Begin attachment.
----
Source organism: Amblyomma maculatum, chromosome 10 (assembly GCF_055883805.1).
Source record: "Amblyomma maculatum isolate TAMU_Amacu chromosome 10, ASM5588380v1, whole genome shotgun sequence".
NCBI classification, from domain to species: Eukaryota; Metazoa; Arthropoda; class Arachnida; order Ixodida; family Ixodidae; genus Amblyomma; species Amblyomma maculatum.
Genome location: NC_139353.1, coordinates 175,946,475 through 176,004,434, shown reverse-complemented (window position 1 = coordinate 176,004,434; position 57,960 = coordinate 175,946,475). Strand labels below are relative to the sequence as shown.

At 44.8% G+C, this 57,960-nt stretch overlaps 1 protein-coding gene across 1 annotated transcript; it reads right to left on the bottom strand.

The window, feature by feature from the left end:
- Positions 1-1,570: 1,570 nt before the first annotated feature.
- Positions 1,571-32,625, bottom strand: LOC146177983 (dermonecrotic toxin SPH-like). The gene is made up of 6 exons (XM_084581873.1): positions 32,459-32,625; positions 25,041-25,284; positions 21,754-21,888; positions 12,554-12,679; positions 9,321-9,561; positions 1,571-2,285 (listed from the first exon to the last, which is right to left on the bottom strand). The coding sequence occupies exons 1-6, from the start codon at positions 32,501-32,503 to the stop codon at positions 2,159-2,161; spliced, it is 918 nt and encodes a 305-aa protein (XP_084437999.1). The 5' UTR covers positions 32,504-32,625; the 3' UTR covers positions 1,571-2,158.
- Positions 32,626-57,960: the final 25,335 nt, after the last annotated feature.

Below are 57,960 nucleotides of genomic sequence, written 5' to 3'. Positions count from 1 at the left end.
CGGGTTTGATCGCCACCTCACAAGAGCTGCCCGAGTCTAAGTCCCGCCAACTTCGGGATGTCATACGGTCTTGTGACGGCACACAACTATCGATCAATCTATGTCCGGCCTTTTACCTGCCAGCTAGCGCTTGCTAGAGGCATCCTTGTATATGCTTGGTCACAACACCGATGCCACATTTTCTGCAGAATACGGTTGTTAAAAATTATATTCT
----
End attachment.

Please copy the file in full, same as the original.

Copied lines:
Source organism: Amblyomma maculatum, chromosome 10 (assembly GCF_055883805.1).
Source record: "Amblyomma maculatum isolate TAMU_Amacu chromosome 10, ASM5588380v1, whole genome shotgun sequence".
NCBI classification, from domain to species: Eukaryota; Metazoa; Arthropoda; class Arachnida; order Ixodida; family Ixodidae; genus Amblyomma; species Amblyomma maculatum.
Genome location: NC_139353.1, coordinates 175,946,475 through 176,004,434, shown reverse-complemented (window position 1 = coordinate 176,004,434; position 57,960 = coordinate 175,946,475). Strand labels below are relative to the sequence as shown.

At 44.8% G+C, this 57,960-nt stretch overlaps 1 protein-coding gene across 1 annotated transcript; it reads right to left on the bottom strand.

The window, feature by feature from the left end:
- Positions 1-1,570: 1,570 nt before the first annotated feature.
- Positions 1,571-32,625, bottom strand: LOC146177983 (dermonecrotic toxin SPH-like). The gene is made up of 6 exons (XM_084581873.1): positions 32,459-32,625; positions 25,041-25,284; positions 21,754-21,888; positions 12,554-12,679; positions 9,321-9,561; positions 1,571-2,285 (listed from the first exon to the last, which is right to left on the bottom strand). The coding sequence occupies exons 1-6, from the start codon at positions 32,501-32,503 to the stop codon at positions 2,159-2,161; spliced, it is 918 nt and encodes a 305-aa protein (XP_084437999.1). The 5' UTR covers positions 32,504-32,625; the 3' UTR covers positions 1,571-2,158.
- Positions 32,626-57,960: the final 25,335 nt, after the last annotated feature.

Below are 57,960 nucleotides of genomic sequence, written 5' to 3'. Positions count from 1 at the left end.
CGGGTTTGATCGCCACCTCACAAGAGCTGCCCGAGTCTAAGTCCCGCCAACTTCGGGATGTCATACGGTCTTGTGACGGCACACAACTATCGATCAATCTATGTCCGGCCTTTTACCTGCCAGCTAGCGCTTGCTAGAGGCATCCTTGTATATGCTTGGTCACAACACCGATGCCACATTTTCTGCAGAATACGGTTGTTAAAAATTATATTCT